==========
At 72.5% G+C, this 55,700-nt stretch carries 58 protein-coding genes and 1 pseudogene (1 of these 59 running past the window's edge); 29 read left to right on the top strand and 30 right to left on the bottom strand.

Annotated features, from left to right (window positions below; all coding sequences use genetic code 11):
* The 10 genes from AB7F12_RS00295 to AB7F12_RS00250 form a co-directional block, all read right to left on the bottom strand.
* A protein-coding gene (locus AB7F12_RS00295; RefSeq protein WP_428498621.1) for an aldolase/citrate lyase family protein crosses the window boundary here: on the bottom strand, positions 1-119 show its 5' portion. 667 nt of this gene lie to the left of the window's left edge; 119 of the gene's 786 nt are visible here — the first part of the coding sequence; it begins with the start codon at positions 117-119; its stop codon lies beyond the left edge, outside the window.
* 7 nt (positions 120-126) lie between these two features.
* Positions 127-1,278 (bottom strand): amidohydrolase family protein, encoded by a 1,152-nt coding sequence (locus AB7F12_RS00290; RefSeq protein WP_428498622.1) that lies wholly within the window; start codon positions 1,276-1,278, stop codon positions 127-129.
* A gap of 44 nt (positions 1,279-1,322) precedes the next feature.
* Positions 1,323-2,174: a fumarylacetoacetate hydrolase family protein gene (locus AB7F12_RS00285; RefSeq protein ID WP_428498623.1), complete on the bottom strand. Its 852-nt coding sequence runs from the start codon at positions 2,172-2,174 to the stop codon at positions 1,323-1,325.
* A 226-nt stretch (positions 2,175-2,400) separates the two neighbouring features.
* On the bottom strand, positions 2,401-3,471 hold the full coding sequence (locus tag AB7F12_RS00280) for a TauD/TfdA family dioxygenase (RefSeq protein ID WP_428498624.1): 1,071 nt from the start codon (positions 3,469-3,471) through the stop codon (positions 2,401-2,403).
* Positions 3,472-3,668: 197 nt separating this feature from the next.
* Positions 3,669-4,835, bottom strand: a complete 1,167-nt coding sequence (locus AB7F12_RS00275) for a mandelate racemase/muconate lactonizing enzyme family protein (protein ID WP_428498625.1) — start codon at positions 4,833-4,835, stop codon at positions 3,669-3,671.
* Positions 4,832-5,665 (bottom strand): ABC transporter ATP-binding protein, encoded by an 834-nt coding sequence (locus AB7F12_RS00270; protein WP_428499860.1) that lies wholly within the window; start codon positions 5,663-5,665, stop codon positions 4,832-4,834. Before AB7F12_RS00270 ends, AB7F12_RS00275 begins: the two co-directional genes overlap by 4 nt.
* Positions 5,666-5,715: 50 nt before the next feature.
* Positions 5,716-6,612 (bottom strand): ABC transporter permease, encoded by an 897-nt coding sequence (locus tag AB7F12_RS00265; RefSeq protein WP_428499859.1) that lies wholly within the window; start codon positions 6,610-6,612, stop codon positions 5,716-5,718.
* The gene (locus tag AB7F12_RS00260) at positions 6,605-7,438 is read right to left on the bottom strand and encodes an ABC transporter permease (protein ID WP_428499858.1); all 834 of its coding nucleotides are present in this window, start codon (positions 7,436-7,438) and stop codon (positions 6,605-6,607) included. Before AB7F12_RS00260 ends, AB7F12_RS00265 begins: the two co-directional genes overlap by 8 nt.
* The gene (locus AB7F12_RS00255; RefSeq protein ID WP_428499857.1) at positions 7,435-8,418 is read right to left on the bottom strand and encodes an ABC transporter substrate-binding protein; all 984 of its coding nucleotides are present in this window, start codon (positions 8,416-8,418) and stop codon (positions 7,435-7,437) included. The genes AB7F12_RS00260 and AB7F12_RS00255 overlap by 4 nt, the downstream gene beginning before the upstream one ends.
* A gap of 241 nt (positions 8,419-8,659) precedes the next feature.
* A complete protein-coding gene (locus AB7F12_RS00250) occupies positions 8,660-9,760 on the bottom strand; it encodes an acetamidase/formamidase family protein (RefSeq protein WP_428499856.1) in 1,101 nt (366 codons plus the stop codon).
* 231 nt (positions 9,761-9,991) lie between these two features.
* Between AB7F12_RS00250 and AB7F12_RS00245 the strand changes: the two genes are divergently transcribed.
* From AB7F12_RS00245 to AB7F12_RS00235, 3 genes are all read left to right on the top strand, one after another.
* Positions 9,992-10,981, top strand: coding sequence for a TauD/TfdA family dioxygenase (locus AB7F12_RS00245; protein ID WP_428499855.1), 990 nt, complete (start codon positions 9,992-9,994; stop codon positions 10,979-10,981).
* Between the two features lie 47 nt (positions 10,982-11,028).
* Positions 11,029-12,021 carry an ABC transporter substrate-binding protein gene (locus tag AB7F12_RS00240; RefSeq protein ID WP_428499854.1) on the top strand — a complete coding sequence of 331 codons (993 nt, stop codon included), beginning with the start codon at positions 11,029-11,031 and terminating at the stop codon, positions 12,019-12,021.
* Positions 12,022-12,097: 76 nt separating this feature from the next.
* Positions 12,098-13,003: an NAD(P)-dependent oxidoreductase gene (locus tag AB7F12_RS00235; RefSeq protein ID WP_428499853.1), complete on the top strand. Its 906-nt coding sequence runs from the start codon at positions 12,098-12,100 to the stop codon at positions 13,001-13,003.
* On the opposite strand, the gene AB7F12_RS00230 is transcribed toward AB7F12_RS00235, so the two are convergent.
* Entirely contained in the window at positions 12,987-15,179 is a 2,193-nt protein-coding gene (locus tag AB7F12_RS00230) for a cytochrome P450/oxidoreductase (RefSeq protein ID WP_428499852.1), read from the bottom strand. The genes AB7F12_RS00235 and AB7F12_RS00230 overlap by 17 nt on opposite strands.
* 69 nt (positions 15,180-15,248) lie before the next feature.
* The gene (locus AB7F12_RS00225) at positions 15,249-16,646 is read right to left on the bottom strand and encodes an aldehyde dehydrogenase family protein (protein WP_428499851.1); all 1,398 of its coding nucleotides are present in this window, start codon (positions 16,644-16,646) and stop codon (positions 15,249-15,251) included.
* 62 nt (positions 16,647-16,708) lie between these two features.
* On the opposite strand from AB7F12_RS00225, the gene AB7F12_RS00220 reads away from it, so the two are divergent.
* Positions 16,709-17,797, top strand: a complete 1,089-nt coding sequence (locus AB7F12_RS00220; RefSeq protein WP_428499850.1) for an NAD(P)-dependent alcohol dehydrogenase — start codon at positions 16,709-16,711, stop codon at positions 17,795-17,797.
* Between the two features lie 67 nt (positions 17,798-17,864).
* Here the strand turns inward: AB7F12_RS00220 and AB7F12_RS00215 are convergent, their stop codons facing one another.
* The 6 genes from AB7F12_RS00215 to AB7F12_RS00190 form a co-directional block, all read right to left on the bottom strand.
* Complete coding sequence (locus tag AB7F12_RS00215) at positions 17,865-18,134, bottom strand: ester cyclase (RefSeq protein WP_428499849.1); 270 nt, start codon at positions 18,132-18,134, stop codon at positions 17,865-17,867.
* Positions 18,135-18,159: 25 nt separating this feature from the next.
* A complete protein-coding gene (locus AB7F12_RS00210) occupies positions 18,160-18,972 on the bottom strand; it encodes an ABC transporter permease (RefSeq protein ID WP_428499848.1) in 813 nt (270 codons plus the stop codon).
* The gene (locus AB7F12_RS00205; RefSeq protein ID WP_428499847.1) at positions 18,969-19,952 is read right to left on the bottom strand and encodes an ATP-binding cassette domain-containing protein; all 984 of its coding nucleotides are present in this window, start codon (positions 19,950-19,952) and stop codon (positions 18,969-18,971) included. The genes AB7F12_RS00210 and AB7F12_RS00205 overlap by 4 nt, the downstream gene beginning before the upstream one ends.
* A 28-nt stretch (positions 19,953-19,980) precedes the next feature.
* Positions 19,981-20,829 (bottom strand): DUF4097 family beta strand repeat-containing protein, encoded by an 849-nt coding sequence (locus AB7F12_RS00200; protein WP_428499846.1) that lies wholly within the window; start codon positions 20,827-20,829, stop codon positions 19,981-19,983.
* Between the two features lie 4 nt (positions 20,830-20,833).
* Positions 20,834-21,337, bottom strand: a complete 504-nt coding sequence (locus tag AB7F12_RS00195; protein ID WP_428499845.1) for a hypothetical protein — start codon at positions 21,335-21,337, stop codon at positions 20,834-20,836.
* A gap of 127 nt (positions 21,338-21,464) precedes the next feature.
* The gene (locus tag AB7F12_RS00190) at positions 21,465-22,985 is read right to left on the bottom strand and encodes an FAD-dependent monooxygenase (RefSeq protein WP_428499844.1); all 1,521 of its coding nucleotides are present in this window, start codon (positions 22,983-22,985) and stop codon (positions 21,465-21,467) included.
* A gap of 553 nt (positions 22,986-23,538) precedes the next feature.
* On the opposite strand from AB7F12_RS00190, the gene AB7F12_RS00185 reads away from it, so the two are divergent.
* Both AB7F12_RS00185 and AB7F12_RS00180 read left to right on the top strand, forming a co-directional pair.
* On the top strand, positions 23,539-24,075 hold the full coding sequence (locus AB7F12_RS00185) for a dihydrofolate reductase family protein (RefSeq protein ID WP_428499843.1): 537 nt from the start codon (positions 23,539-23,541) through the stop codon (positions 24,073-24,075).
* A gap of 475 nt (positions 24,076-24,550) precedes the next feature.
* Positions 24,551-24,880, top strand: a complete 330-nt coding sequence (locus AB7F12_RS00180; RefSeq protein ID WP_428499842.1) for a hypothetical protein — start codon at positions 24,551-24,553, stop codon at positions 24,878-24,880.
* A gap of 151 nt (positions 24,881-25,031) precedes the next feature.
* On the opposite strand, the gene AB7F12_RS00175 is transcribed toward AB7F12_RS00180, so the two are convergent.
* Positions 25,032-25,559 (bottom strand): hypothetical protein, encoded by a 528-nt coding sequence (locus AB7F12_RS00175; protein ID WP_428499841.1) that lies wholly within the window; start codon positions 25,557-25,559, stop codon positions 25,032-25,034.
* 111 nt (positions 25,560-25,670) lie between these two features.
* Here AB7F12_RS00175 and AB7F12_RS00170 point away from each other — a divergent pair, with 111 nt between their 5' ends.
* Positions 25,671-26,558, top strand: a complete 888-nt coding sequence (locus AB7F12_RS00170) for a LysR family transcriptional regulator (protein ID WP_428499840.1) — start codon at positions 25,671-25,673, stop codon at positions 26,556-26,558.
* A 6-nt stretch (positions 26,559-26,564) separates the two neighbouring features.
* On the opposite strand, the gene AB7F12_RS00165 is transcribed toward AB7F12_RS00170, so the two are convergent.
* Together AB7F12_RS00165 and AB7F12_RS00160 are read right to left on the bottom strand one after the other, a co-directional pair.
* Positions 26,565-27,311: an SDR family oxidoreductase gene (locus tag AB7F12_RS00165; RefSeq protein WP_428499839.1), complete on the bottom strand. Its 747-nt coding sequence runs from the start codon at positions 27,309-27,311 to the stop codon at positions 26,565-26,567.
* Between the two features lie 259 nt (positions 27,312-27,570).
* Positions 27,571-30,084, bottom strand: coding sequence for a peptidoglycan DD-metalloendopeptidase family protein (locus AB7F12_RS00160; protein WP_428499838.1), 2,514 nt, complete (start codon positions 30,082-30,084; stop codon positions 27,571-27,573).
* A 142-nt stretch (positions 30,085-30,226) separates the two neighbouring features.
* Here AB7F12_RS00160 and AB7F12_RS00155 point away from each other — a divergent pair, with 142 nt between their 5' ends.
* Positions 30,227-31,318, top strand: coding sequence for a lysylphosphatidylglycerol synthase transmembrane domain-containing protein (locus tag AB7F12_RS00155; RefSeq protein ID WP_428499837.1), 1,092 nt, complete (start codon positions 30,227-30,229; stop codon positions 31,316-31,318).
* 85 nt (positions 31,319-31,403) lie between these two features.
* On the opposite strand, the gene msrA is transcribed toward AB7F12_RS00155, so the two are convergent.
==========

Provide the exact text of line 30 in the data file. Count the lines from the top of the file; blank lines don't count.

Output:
* 69 nt (positions 15,180-15,248) lie before the next feature.